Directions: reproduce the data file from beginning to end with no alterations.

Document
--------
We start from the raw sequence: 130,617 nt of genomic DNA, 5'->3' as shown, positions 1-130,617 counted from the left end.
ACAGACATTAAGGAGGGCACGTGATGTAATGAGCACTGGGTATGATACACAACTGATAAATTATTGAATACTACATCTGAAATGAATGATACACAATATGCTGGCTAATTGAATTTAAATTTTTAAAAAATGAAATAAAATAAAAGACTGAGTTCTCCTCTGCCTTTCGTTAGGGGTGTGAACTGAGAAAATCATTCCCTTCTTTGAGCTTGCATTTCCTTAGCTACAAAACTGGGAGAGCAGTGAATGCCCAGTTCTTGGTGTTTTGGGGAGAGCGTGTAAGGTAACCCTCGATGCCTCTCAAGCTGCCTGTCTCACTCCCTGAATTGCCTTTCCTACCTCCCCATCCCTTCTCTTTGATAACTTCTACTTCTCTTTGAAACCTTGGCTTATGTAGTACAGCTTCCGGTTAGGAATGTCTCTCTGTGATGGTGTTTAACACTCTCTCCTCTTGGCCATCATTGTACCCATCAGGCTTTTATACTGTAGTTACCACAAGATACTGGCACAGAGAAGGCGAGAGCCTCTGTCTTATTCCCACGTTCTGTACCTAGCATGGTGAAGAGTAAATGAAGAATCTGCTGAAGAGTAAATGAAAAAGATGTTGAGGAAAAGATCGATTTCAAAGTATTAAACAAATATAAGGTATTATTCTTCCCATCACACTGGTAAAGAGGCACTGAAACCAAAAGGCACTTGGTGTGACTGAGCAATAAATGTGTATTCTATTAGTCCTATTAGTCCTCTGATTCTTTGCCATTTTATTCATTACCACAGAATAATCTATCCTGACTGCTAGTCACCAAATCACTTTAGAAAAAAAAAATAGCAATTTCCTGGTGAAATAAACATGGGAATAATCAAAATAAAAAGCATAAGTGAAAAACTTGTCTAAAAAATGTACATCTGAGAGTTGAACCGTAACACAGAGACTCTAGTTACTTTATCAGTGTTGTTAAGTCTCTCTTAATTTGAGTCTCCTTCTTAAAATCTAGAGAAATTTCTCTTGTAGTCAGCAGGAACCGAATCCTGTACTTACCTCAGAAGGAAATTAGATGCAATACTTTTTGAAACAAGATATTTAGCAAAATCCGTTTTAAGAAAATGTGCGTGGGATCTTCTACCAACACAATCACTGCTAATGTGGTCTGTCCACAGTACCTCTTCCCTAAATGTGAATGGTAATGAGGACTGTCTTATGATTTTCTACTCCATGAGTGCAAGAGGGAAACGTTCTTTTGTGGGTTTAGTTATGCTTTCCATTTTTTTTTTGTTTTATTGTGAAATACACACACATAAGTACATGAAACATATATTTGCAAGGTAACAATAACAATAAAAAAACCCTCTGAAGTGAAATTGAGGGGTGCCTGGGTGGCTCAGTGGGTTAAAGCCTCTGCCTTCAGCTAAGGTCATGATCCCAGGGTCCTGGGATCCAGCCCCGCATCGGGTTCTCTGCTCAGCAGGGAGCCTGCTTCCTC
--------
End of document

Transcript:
We start from the raw sequence: 130,617 nt of genomic DNA, 5'->3' as shown, positions 1-130,617 counted from the left end.
ACAGACATTAAGGAGGGCACGTGATGTAATGAGCACTGGGTATGATACACAACTGATAAATTATTGAATACTACATCTGAAATGAATGATACACAATATGCTGGCTAATTGAATTTAAATTTTTAAAAAATGAAATAAAATAAAAGACTGAGTTCTCCTCTGCCTTTCGTTAGGGGTGTGAACTGAGAAAATCATTCCCTTCTTTGAGCTTGCATTTCCTTAGCTACAAAACTGGGAGAGCAGTGAATGCCCAGTTCTTGGTGTTTTGGGGAGAGCGTGTAAGGTAACCCTCGATGCCTCTCAAGCTGCCTGTCTCACTCCCTGAATTGCCTTTCCTACCTCCCCATCCCTTCTCTTTGATAACTTCTACTTCTCTTTGAAACCTTGGCTTATGTAGTACAGCTTCCGGTTAGGAATGTCTCTCTGTGATGGTGTTTAACACTCTCTCCTCTTGGCCATCATTGTACCCATCAGGCTTTTATACTGTAGTTACCACAAGATACTGGCACAGAGAAGGCGAGAGCCTCTGTCTTATTCCCACGTTCTGTACCTAGCATGGTGAAGAGTAAATGAAGAATCTGCTGAAGAGTAAATGAAAAAGATGTTGAGGAAAAGATCGATTTCAAAGTATTAAACAAATATAAGGTATTATTCTTCCCATCACACTGGTAAAGAGGCACTGAAACCAAAAGGCACTTGGTGTGACTGAGCAATAAATGTGTATTCTATTAGTCCTATTAGTCCTCTGATTCTTTGCCATTTTATTCATTACCACAGAATAATCTATCCTGACTGCTAGTCACCAAATCACTTTAGAAAAAAAAAATAGCAATTTCCTGGTGAAATAAACATGGGAATAATCAAAATAAAAAGCATAAGTGAAAAACTTGTCTAAAAAATGTACATCTGAGAGTTGAACCGTAACACAGAGACTCTAGTTACTTTATCAGTGTTGTTAAGTCTCTCTTAATTTGAGTCTCCTTCTTAAAATCTAGAGAAATTTCTCTTGTAGTCAGCAGGAACCGAATCCTGTACTTACCTCAGAAGGAAATTAGATGCAATACTTTTTGAAACAAGATATTTAGCAAAATCCGTTTTAAGAAAATGTGCGTGGGATCTTCTACCAACACAATCACTGCTAATGTGGTCTGTCCACAGTACCTCTTCCCTAAATGTGAATGGTAATGAGGACTGTCTTATGATTTTCTACTCCATGAGTGCAAGAGGGAAACGTTCTTTTGTGGGTTTAGTTATGCTTTCCATTTTTTTTTTGTTTTATTGTGAAATACACACACATAAGTACATGAAACATATATTTGCAAGGTAACAATAACAATAAAAAAACCCTCTGAAGTGAAATTGAGGGGTGCCTGGGTGGCTCAGTGGGTTAAAGCCTCTGCCTTCAGCTAAGGTCATGATCCCAGGGTCCTGGGATCCAGCCCCGCATCGGGTTCTCTGCTCAGCAGGGAGCCTGCTTCCTC